Olympic athletes told to user burner phones amid Beijing spying, security concerns

A couple taking a seflie in front of the Olympic mascots
Cybersecurity researchers also say a mandated app has a "devastating flaw". Photo credit: Getty Images

Athletes from multiple countries are being told to leave their mobile phones at home and use burner phones for the upcoming Olympics in Beijing amid security concerns.

The Netherlands, the USA and Great Britain's Olympic Associations have all advised its travelling athletes to avoid using their own mobile devices over fears of surveillance, spyware attacks and private information extraction.

And, according to a research paper released by cybersecurity group Citizen Lab, those worries aren't unwarranted and may not even be enough to protect athletes.

The Canadian researchers, who are based at the University of Toronto, have found multiple concerns over the app that all those attending the Olympics must use.

"MY2022, an app mandated for use by all attendees of the 2022 Olympic Games in Beijing, has a simple but devastating flaw where encryption protecting users’ voice audio and file transfers can be trivially sidestepped," Citizen Lab wrote.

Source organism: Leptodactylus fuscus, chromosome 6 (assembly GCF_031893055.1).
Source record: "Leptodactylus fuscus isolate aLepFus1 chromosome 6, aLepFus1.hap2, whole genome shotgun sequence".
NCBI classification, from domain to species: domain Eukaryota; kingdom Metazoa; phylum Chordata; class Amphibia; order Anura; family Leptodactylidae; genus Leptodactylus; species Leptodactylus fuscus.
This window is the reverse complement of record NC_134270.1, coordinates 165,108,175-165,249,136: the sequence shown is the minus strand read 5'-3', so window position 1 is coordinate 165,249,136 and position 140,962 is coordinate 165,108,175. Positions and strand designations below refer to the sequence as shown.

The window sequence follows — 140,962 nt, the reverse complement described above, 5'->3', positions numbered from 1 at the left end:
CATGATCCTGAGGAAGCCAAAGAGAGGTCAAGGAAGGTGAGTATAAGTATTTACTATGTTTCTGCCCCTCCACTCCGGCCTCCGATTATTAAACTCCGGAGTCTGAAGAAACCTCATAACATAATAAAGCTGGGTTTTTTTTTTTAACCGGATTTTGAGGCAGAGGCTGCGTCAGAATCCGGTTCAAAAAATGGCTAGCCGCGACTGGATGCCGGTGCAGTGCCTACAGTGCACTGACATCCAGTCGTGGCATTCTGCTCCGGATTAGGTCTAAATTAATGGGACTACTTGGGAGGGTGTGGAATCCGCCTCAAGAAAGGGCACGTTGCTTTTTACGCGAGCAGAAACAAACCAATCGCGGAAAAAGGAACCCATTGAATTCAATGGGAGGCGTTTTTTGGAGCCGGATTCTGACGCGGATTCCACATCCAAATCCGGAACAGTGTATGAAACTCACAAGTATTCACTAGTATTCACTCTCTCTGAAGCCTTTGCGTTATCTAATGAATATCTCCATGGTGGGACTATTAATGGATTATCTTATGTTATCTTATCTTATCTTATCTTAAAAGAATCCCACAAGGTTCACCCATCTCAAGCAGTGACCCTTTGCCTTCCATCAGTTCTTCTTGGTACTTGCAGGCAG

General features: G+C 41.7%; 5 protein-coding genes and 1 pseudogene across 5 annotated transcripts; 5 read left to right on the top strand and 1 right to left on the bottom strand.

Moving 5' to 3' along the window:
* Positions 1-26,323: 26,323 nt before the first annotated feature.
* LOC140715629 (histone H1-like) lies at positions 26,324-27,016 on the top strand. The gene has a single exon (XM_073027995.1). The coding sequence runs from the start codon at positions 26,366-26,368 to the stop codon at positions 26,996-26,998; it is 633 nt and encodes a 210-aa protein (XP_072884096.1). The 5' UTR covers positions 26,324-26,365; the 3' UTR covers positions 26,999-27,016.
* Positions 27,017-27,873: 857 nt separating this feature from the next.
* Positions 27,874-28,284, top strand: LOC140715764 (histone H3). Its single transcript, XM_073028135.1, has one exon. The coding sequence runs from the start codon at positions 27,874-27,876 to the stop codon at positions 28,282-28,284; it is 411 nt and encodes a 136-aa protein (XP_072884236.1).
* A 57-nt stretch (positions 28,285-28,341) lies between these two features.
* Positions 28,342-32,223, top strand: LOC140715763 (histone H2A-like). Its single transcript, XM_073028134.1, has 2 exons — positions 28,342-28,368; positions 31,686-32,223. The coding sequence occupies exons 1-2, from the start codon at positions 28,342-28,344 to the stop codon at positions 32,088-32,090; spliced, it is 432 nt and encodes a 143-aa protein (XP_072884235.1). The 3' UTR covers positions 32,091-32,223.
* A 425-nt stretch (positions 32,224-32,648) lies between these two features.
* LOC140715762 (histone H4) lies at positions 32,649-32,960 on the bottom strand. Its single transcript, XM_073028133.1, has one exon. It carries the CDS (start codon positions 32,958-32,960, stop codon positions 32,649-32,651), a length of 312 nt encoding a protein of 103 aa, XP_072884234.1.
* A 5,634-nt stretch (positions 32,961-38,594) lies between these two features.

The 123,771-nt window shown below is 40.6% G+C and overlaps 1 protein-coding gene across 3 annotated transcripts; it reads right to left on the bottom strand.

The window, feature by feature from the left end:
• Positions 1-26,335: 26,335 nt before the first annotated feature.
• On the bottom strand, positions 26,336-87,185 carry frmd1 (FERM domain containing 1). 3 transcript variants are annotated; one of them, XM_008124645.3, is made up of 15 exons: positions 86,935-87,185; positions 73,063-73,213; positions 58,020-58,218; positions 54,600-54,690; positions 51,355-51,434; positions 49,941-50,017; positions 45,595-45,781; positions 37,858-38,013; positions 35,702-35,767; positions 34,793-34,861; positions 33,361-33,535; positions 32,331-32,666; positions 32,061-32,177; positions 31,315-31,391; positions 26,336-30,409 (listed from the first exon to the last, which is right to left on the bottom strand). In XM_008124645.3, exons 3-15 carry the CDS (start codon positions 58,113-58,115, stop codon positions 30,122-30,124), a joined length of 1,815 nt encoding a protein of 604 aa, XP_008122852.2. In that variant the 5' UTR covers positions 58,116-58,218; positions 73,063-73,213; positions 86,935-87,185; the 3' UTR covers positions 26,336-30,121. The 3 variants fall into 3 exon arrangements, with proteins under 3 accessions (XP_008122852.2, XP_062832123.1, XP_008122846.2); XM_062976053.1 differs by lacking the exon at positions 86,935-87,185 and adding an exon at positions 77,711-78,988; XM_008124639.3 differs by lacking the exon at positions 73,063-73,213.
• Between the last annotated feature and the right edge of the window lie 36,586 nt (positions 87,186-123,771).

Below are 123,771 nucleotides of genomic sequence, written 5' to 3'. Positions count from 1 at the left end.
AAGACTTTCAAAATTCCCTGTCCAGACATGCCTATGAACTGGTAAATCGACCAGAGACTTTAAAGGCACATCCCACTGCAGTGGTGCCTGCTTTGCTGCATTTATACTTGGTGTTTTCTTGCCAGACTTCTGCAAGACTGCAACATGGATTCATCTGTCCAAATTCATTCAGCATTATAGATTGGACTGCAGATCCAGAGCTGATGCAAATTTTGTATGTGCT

"Forms which transmit passport details, demographic information, and medical and travel history are also vulnerable. Server responses can also be spoofed, allowing an attacker to display fake instructions to users."

While MY2022 is "fairly straightforward" regarding the data it says it collects, there are concerns over a lack of clarity regarding who it shares that information with, particularly highly sensitive medical information.

MY2022 also includes features allowing users to report politically sensitive content. Researchers also found a file that listed 2,442 politically sensitive words in China, including Tibet, Falun Gong and Tiananmen Square references.

"The app contains code functions designed to apply this list toward censorship, although at present these functions do not appear to be called," Citizen Lab wrote.

Citizen Lab contacted the creator of the program, giving them 15 days to respond to its findings and 45 days to fix the issues before publicly disclosing them - but the vendor failed to do so.

In fact, the latest update released just a few days ago introduced new functionality, 'Green Health Code', which asks for travel document information and medical history, and is equally as vulnerable as other data.

Those security deficits could be against mobile phone app store policies and even the law, according to Citizen Lab.

"We find that the app’s security deficits may not only violate Google’s Unwanted Software Policy and Apple's App Store guidelines but also China's own laws and national standards pertaining to privacy protection."